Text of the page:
The ACT is a very important test that all juniors take in spring. It helps to determine the future of colleges and possibly jobs.
Understanding the basic format of the ACT can help you to your advantage, the english portion has 75 questions and 45 minutes to complete it. The math portion has 60 questions and 60 minutes to complete it. The reading and science portions have 40 questions and 35 minutes to complete. The writing portion consists of one prompt and 30 minutes to write.
Before taking the ACT, make sure to set goals for yourself to get a score high enough to be accepted into your desired college. After taking the practice ACT, if your scores aren’t where you would like them to be you can go on method test prep and work on improving your scores. Statistically, after spending time on method test prep, your scores should increase by a couple points.
Before taking the english portion review your punctuation and non-pronoun agreement rules. You should brush up on grammar as well. Be sure to have a understanding on how to use commas, colons, semicolons, and dashes.
Before taking the math portion, you should memorize and review the basic formulas that you may have to use on the test. Also make sure that your calculator is charged and working the night before the ACT, so that you don’t have to take it without a calculator and try to solve all the problems in your head. You are provided with a scrap sheet of paper to solve long problems on, but a calculator is also allowed.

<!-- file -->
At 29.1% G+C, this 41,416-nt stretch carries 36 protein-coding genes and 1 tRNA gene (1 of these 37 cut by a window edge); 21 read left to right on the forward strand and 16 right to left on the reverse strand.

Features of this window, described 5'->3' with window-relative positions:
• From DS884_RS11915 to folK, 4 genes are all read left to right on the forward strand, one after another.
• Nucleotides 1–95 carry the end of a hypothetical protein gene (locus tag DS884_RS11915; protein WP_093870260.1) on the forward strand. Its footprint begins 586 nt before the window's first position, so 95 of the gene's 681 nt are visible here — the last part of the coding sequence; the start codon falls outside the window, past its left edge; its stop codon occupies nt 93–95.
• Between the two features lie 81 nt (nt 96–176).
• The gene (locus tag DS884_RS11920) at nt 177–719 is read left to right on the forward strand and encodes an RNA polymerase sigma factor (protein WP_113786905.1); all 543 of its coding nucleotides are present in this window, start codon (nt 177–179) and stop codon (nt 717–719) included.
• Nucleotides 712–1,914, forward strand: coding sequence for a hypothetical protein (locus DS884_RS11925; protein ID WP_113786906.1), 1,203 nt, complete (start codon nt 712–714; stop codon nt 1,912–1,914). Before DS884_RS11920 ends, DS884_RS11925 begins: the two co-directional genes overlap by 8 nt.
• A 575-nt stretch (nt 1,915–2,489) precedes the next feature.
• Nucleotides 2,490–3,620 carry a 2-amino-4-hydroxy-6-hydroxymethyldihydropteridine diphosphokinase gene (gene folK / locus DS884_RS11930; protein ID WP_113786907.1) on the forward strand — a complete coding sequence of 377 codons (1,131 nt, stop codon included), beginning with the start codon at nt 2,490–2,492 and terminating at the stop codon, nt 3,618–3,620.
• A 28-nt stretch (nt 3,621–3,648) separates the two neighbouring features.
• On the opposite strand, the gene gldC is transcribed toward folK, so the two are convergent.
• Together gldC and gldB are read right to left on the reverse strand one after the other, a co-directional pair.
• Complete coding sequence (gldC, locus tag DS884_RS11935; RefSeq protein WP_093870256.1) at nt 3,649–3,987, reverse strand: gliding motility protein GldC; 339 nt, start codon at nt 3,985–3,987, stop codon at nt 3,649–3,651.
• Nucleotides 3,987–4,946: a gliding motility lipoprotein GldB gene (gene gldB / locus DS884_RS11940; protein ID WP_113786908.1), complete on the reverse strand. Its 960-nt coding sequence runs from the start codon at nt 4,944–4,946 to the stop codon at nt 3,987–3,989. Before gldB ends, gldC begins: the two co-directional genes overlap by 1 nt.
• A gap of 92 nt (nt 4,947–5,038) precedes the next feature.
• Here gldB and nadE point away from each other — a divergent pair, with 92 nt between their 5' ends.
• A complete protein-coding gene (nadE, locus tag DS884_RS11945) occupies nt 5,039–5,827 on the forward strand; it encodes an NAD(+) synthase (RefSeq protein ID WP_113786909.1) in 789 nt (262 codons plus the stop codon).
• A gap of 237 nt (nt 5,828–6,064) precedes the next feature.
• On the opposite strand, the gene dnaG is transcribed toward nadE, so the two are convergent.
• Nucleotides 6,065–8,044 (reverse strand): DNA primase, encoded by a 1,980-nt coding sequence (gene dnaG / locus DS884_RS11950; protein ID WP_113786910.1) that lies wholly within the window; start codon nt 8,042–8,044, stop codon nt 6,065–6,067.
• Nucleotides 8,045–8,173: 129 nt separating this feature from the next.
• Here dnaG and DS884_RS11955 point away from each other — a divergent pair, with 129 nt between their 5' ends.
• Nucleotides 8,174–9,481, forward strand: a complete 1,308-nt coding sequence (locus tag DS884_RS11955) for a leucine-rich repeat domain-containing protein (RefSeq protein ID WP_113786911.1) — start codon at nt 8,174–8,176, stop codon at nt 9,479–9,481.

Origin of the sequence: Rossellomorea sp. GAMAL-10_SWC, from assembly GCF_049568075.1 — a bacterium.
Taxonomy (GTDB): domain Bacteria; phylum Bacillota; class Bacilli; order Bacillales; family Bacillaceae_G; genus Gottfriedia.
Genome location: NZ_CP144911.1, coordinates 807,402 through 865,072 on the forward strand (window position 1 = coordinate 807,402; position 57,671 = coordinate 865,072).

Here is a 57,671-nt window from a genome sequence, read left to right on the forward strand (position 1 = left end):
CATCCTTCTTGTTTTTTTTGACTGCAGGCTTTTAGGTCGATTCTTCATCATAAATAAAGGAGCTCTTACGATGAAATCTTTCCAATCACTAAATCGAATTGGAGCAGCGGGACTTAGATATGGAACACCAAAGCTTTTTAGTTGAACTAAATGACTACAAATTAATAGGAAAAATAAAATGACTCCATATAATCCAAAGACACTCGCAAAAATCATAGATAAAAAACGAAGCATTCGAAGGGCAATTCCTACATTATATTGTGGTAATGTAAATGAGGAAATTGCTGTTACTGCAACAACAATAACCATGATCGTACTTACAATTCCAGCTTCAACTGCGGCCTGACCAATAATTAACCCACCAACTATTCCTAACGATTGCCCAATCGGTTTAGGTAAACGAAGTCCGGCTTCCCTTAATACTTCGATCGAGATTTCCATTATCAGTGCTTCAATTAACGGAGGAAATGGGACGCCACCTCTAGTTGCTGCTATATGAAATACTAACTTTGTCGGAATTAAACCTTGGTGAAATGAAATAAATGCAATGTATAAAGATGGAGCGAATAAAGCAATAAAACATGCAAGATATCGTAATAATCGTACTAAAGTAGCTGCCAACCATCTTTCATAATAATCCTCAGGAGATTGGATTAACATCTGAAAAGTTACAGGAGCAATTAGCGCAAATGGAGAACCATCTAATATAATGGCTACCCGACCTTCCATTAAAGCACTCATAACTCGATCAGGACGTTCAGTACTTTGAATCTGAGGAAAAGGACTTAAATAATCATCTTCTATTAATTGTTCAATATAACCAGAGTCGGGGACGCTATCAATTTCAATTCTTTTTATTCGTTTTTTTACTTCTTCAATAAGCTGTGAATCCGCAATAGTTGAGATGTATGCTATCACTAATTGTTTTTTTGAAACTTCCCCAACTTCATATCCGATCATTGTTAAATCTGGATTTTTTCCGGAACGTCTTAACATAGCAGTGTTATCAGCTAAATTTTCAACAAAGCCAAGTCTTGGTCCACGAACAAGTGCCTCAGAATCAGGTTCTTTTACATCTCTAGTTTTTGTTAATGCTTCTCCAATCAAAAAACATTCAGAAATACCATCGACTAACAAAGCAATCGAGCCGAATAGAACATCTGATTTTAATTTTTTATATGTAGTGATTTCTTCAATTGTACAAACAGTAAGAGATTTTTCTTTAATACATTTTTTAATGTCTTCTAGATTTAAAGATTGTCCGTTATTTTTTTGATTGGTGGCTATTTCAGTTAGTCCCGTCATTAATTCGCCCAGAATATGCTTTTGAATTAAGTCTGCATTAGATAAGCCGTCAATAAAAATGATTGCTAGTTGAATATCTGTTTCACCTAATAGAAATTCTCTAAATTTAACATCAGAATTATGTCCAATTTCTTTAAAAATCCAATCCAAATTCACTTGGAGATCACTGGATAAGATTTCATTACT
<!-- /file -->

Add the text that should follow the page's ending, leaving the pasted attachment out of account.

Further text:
Some top tips are to use the process of elimination when answering questions that you’re not sure about. Instead of trying to find the correct answer, find all of the wrong answers. You can use multiple choice questions to your advantage by using the process of elimination. When you cross off just one of two wrong answers, the correct answer can appear more obvious.
In order to get through the most questions as possible, work on the questions out of order. If you spend too much time working on one hard question, you could run out of time and rush through the easier questions. Instead of doing every question in order decide if you should do it now or later. But don’t forget about the questions you skipped earlier in the test.
On the essay portion of the ACT, make sure to fully read all of the questions before you start looking at the answers and the passage. Also make sure to carefully read to make sure that the the answers you wrote make complete sense and are relevant.
For the essay portion, make sure that you use complete sentences. You are are allowed to scribble out words without any points being marked off. If you are struggling with writing, try to use the claim evidence and analysis set up. If you are including quotes or other direct evidence in your essay, make sure to use quotations. And put in your full effort throughout the whole essay to achieve the highest score possible.